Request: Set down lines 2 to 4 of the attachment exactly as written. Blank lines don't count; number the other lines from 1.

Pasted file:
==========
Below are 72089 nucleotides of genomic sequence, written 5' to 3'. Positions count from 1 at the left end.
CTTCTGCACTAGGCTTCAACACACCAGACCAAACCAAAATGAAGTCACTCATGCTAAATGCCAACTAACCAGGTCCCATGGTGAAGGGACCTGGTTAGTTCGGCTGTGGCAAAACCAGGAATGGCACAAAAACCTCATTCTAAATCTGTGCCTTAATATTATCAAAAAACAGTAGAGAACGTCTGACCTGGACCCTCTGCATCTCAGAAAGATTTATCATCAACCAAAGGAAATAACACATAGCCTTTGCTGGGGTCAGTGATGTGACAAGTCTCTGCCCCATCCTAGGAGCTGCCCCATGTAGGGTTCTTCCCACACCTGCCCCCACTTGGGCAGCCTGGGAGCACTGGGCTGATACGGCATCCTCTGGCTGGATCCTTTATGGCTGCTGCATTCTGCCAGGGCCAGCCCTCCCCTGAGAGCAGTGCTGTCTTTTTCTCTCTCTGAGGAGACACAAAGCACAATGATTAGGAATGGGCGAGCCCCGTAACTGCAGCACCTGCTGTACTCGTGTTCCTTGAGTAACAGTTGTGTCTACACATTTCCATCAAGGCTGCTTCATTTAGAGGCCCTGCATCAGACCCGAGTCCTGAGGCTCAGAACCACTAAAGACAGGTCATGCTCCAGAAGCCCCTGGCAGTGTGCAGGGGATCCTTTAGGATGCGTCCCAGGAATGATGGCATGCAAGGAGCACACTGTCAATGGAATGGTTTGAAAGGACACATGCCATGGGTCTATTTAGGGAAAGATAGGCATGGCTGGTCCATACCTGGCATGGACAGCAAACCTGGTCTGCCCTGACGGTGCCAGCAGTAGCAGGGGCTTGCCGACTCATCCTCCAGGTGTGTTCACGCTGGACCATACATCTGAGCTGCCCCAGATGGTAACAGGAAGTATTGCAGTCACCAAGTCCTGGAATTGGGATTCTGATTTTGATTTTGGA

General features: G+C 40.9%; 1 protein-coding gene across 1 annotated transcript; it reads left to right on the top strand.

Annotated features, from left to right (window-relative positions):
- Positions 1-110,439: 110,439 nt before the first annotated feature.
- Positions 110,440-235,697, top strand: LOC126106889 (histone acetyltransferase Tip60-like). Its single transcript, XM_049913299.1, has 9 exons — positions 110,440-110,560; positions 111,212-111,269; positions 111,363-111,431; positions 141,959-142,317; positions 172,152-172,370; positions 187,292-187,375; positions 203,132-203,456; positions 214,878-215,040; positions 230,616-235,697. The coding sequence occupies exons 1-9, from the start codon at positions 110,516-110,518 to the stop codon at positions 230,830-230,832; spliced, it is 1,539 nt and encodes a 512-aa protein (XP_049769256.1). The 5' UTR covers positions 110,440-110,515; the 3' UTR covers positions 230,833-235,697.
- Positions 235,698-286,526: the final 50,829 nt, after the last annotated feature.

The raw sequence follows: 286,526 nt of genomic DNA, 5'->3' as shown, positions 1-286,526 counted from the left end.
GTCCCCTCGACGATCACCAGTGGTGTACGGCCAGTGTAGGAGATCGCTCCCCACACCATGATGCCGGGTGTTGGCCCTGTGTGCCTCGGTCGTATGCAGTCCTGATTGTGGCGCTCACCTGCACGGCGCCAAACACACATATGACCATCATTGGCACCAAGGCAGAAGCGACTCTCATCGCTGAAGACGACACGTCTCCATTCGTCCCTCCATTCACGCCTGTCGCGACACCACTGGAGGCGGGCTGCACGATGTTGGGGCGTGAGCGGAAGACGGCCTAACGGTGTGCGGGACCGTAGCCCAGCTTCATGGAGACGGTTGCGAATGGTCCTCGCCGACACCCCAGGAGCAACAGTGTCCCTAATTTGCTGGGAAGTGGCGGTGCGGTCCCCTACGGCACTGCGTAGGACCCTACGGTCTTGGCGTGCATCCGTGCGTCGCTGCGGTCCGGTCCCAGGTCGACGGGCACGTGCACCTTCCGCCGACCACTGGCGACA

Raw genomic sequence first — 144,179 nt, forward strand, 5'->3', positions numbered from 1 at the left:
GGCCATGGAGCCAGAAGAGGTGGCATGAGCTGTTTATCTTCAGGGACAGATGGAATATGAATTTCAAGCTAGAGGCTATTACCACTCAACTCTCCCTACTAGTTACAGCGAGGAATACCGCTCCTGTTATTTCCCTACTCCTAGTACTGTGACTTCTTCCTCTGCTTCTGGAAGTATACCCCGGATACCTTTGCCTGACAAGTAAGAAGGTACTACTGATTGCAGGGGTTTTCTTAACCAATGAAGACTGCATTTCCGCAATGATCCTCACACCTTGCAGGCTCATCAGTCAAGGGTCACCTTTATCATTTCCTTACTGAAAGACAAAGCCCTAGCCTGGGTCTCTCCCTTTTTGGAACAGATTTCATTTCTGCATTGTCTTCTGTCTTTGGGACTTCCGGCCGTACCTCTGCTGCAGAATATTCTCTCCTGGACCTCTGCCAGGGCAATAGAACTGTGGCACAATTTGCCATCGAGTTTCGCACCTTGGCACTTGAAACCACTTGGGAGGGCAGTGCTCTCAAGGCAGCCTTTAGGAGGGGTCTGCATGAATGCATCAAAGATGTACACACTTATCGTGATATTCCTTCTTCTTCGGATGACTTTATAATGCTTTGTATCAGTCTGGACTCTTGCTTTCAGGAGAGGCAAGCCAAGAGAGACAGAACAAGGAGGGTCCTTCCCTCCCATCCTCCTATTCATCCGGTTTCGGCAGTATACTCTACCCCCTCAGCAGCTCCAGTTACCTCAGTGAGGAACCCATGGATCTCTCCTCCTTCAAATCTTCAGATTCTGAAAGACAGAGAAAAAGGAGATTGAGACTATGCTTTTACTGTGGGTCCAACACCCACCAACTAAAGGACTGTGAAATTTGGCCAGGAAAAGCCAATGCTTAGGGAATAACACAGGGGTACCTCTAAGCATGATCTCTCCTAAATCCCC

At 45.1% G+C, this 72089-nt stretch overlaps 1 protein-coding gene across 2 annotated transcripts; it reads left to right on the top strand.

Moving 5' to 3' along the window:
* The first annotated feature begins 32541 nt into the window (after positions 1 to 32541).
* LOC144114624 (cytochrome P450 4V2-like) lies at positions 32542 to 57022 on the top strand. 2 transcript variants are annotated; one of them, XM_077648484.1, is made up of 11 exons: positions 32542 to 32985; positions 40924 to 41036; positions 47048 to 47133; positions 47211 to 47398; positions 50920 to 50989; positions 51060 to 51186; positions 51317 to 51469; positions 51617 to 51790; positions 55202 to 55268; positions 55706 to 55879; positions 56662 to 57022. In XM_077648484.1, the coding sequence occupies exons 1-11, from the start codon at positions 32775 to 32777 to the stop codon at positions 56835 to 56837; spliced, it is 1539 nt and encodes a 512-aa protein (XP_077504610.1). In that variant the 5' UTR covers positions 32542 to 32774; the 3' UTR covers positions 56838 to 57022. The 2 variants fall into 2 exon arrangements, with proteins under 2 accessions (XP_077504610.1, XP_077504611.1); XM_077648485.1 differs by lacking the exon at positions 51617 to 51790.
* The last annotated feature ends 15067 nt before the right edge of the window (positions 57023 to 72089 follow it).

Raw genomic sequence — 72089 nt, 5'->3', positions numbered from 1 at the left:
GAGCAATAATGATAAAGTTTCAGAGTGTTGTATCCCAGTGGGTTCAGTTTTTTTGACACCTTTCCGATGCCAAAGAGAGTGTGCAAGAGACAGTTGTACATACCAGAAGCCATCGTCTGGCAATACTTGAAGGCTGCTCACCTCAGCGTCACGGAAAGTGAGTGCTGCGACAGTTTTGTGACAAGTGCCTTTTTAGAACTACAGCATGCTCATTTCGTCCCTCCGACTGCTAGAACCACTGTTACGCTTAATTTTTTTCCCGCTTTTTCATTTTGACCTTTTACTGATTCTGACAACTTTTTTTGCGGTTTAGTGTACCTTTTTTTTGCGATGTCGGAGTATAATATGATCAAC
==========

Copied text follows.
CTTCTGCACTAGGCTTCAACACACCAGACCAAACCAAAATGAAGTCACTCATGCTAAATGCCAACTAACCAGGTCCCATGGTGAAGGGACCTGGTTAGTTCGGCTGTGGCAAAACCAGGAATGGCACAAAAACCTCATTCTAAATCTGTGCCTTAATATTATCAAAAAACAGTAGAGAACGTCTGACCTGGACCCTCTGCATCTCAGAAAGATTTATCATCAACCAAAGGAAATAACACATAGCCTTTGCTGGGGTCAGTGATGTGACAAGTCTCTGCCCCATCCTAGGAGCTGCCCCATGTAGGGTTCTTCCCACACCTGCCCCCACTTGGGCAGCCTGGGAGCACTGGGCTGATACGGCATCCTCTGGCTGGATCCTTTATGGCTGCTGCATTCTGCCAGGGCCAGCCCTCCCCTGAGAGCAGTGCTGTCTTTTTCTCTCTCTGAGGAGACACAAAGCACAATGATTAGGAATGGGCGAGCCCCGTAACTGCAGCACCTGCTGTACTCGTGTTCCTTGAGTAACAGTTGTGTCTACACATTTCCATCAAGGCTGCTTCATTTAGAGGCCCTGCATCAGACCCGAGTCCTGAGGCTCAGAACCACTAAAGACAGGTCATGCTCCAGAAGCCCCTGGCAGTGTGCAGGGGATCCTTTAGGATGCGTCCCAGGAATGATGGCATGCAAGGAGCACACTGTCAATGGAATGGTTTGAAAGGACACATGCCATGGGTCTATTTAGGGAAAGATAGGCATGGCTGGTCCATACCTGGCATGGACAGCAAACCTGGTCTGCCCTGACGGTGCCAGCAGTAGCAGGGGCTTGCCGACTCATCCTCCAGGTGTGTTCACGCTGGACCATACATCTGAGCTGCCCCAGATGGTAACAGGAAGTATTGCAGTCACCAAGTCCTGGAATTGGGATTCTGATTTTGATTTTGGA

General features: G+C 40.9%; 1 protein-coding gene across 1 annotated transcript; it reads left to right on the top strand.

Annotated features, from left to right (window-relative positions):